The consideration, for the two transactions, totaled U. shs. 374,000,000/= (Three hundred and seventy four million only). The impugned attachment took place five years later; in 2013. Owing to depreciation and wear, the open market value of these items at U. shs. 191,250,000/= (One hundred and ninety one million, two hundred and fifty thousand only), given by M/s Systems Engineers, was reasonable. In any case, the items fetched slightly more than their forced sale value, and the minimum price imposed by the Registrar in his order for the sale to proceed. Accordingly, in the absence of evidence that the items valued by M/s Meys Consult, Consulting Engineers & Valuers, for Poloplast Limited, are the ones attached in execution, there is no evidence before me that the items attached in execution herein were undervalued.  

 (4)       Whether the sale of the properties attached, should have been preceded by fresh advertisement, after the extension of the expired warrant.

The 2nd Respondent, vide annextures to his affidavit in reply to the application, sets out the course of events from the issuance of the impugned warrant of attachment to him, right up to the sale of the attached items; and the eventual report to Court of what had transpired. The warrant was issued on the 20th day of March 2013, to be returned on or before the 19th day of April 2013. The attachment took place on the 22nd day of March 2013; and this was when the warrant was still extant. The advert for the sale of the attached items was placed in the Daily Monitor issue of 3rd day of April 2013, and the requisite valuation of the attached items was done on the 4th day of April 2013. At this time, the warrant was still in force.  

It is evident that the thirty days from the date of the advert, after which any sale could take place, would have fallen on the 3rd day of May 2013; well after the 19th day of April 2013, when the warrant would have expired. However, on the 30th day of April 2013, the 2nd Respondent sought Court authority to conduct the sale as was advertised since the date of sale, as per the advert, had not yet lapsed. On the 3rd day of May 2013, the Registrar Execution, upon being satisfied with the valuation done, ordered the 2nd Respondent to sell the attached items for 'not less than Shs.95,625,000/='. Following this, the 2nd Respondent sold the items, to the highest bidder in a public auction, for the sum of shs. 100,000,000/=, as shown by the agreement of sale, and receipt, both dated the 6th day of May 2013.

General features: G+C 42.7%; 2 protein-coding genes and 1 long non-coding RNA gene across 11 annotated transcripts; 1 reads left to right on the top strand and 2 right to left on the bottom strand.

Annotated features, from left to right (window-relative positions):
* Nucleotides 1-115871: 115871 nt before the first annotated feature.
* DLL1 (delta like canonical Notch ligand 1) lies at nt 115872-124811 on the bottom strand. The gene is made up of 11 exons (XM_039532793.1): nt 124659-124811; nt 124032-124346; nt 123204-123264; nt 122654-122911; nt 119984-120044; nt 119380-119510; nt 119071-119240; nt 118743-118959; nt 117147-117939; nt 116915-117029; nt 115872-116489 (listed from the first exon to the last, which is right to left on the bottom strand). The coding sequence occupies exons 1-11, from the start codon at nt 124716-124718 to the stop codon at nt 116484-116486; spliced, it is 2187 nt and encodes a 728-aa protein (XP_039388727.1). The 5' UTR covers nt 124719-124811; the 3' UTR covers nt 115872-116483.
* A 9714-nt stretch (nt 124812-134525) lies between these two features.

The Applicant contends that any sale should have followed a fresh advert after the renewal of the warrant. A situation where Court renews a warrant after both the warrant and date of sale contained in the advert has passed, without any sale having taken place, must be distinguished from one where the warrant is renewed before the date of sale as is contained in the advert for sale has passed. For the first instance, there is need for a fresh advert after the renewal of the warrant since both the warrant, and the date of sale stated in the advert, have both expired. This is because, in such a situation, there is otherwise nothing to enforce. However, while the second instance has an expired warrant, the impending sale is founded on an advert issued when the warrant was still valid.

Therefore then, unlike with the first instance where there is nothing to enforce, what the Registrar really does in the second instance, as is the case here, is to revalidate the warrant which has expired, so as to enable the ongoing process of advert for sale to be clothed with validity to the end. It is quite easy to distinguish an expired warrant with an expired advert period with no sale, from an expired warrant with a running advert for a pending sale. In the former, there is nothing to salvage at all; and it is imperative that a new process commences. However, in the latter case, the advert made during the validity of the now expired warrant would have attracted potential buyers who are aware of the impending sale. It is this sale, which necessitates being clothed with validity by validating the warrant. Hence, in ordering the sale herein to proceed, the Registrar effectively validated the expired warrant.